Emily: We've never actually shied from belonging to a genre: some people think that's a bad thing, but I think we've always just wanted some Reverend in it!

That's quite a refreshing point of view, actually!

Nick: The first song on Hexenhammer - actually, the title track, in fact, is partly about worshipping doom itself. I mean that song goes all over the place, but there's an element to it that's just revelling in being a doom band...
Emily: The word 'Hexenhammer', that's from the Malleus Maleficarum, so that's back to where we were at the start...
Nick: When you first said it to me as a song title, I envisioned it as not just a book with some rules in it but like an actual hammer, I thought that was really cool. It felt quite Manowar! *laughs*
Emily: I think people will take it quite literally...
Nick: 'cos in the lyrics, there's a couple of lines where I sing it as if it were, I just like the idea of this sort of magical hammer, it sounds a bit Hammerfall that, but at the same time it sounds quite menacing as well...

I believe the original was exactly that: not much fun getting caught up with the Inquisition!

Nick: And witchcraft and stuff - we haven't written a witchcraft song for a while so I felt that we needed one, which was partly why I did it. That's something that I've always thought was really cool!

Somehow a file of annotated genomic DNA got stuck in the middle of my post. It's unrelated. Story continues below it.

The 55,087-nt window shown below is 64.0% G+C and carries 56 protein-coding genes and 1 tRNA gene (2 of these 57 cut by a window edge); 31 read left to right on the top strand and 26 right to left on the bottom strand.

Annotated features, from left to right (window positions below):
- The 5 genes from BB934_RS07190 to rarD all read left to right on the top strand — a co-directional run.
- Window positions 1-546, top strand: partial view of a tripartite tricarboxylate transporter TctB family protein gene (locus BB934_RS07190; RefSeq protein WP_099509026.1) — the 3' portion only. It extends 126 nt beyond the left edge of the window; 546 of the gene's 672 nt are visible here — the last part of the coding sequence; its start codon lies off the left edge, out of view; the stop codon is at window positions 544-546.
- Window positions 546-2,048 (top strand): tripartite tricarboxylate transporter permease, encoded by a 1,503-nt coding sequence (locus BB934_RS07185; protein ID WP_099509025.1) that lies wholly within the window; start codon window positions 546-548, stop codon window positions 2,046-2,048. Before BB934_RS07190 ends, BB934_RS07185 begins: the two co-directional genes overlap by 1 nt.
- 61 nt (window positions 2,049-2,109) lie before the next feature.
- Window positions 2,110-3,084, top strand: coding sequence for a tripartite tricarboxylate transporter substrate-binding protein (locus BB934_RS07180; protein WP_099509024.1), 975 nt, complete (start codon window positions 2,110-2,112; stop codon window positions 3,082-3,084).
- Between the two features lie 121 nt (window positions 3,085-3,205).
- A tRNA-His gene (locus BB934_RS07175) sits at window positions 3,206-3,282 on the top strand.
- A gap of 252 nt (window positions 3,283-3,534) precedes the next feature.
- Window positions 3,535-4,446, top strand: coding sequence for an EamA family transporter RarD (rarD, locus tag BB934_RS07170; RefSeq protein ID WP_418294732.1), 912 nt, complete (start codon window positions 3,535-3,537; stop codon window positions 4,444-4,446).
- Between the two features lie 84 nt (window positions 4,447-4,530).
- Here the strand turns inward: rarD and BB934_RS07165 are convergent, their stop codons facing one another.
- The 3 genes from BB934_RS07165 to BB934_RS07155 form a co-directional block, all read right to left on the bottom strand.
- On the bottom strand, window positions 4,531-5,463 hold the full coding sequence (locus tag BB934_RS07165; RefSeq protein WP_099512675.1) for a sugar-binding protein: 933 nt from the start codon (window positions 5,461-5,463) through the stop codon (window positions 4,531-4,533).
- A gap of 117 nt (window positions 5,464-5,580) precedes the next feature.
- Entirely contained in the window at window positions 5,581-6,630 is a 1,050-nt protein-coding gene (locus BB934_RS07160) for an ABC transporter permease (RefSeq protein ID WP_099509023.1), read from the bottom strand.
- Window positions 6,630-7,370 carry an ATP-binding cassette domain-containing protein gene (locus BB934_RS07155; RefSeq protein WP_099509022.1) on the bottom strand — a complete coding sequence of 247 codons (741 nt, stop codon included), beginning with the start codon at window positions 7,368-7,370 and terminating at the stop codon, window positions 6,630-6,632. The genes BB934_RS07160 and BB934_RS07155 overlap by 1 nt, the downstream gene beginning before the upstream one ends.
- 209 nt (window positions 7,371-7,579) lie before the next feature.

Emily: It's always kind of relevant in some way, isn't it?
Nick: I mean you can spin it any way you want, really, and I think it's quite cool to be a doom band and have a witchcraft song, you know - witches are cool *laughs*

Witchsorrow - 'The Trial Of Elizabeth Clarke/Breaking The Lore' (Live, 2013):


Your lyrics seem quite literary, in actual fact, despite being full-on heavy metal doom. Do you get a lot of inspiration from that?

Nick: Not any specific literature. I know some people write lyrics that are really focused on Lovecraft or something, and you can spot all these nerdy references to it where they really know their stuff, and there's all these little pockets and bits that are actually quite obscure bits of Lovecraft that they're singing about. Erm, I sort of take things from everywhere - if I see something written down and it sounds quite cool, that's enough for me - coming back to the 'Hexenhammer' thing: that's cool, well let's have that - I like the sound of that. And sometimes - I like a good turn of phrase, I like a little quite clever wordplay and slogans and nifty headlines...
Emily: We keep all sorts of little notes of things that we hear and you come and revisit them...
Nick: ...yeah, we've got little notebooks, and if we hear something on the TV that sounds good or whatever we just write that down...
Emily:... 'cos that's where Hexenhammer came from - we were in a torture museum in Germany, I think, wasn't it? I saw that on a picture - oh, that sounds quite good, and that's been in the notebook for ages and you actually used it this time...
Nick: Actually, the first time you suggested to me I thought - dunno, sounds kinda cool, but I can't figure out what we'd use it for. Then when it came up again, it was like the first riff - oh yeah, Hammers! A metal hammer...